Sorkin said he sees the same information promulgated throughout the Internet, often even word for word, copied and pasted but unvetted. 

He has even seen his own photos posted, but misinterpreted because the poster did not read what Sorkin had written about them. 

Also, it’s one thing to know what a bed bug looks like, or the cast skin, or the droppings, and the babies, he said. It’s entirely another to see that “in situ,” in a home environment, where the signs may very well be spread out and thus much more subtle. 

Once you get through all those detection issues and realize your apartment is infested, and you or your landlord has called in a pest-control operator (PCO), comes the next misconception, Wong said: not realizing the importance of preparation. The bagging. The careful sorting. The act of painstakingly inspecting, decontaminating and securely sequestering all your stuff (or, if you’re so inclined and have the bucks, of having it removed it for fumigation). 

“I think a lot of people still don’t realize that a lot of preparation is involved,” said Wong. “They think it’s all about chemicals. And it’s funny, because there are a lot of new companies out there coming out with new chemicals. The problem is that chemicals are only 50 percent of the battle. The other 50 percent is preparation.”

They want to throw out their bed, spray and be done with it, he said.

But shortcuts don’t work any better on bed bugs than they do on weight loss. You have to do the prep for the one, the portion control and exercise for the other. Wiping down a picture frame (along with everything else you own, if you’re not baking it or having it fumigated) “is not sexy,” Wong said. 

“Everyone’s focusing on the biology, people focus on the chemicals to use, but very few people really talk about the preparation,” he said. “And they scrimp on it because it’s so unsexy. But it’s so important.”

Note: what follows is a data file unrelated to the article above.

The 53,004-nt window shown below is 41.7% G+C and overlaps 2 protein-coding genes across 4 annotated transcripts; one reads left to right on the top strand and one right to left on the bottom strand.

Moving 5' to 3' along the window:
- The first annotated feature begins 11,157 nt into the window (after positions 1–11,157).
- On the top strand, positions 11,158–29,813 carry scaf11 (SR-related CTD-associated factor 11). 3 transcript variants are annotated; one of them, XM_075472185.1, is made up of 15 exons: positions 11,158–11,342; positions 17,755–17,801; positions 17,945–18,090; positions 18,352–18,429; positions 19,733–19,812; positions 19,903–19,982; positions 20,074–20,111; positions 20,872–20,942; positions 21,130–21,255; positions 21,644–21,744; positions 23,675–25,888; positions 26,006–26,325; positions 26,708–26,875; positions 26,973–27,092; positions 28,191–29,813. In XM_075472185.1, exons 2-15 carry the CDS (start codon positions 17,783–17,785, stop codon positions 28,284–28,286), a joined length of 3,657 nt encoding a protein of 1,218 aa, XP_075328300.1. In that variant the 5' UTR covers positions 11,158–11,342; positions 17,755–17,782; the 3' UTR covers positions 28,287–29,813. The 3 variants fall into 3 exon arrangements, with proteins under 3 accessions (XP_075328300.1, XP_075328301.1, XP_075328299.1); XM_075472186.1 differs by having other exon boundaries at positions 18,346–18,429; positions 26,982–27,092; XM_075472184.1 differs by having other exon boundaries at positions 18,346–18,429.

Lastly, the word “bed” attached to the name of this insect, combined with the lack of appreciation for the complexity of an infestation, causes huge misunderstanding. 

“They’ve got to stop thinking that bed bugs are only in your bed,” Wong said. “A bed bug doesn’t know what a bed is, and a bed bug doesn’t know what your bed looks like. They just go everywhere. How would the bedbug know that that is your bed?”

None of us came up with any ideas — other than my putting the information into this column — on how to combat these misconceptions and improve bed bug education. 

With all the websites out there, it’s a “you can lead a horse to water but you can’t make him drink” scenario. That is, people have to take it upon themselves to seek out information from reliable sources, not just those that tell you what you want to hear. 

Bed bugs are a complex problem with equally complex solutions, and the more you learn ahead of time, the better prepared you will be. But of course that goes for just about anything complicated in life. And if you are reading this, you are already on it. 

 


Theresa Braine is a NYC-based journalist and bed bug survivor whose work has appeared in the NY Daily News, People, Newsday and other outlets. Bedbugged! is her weekly column about life in the trenches and climbing out with your sanity intact.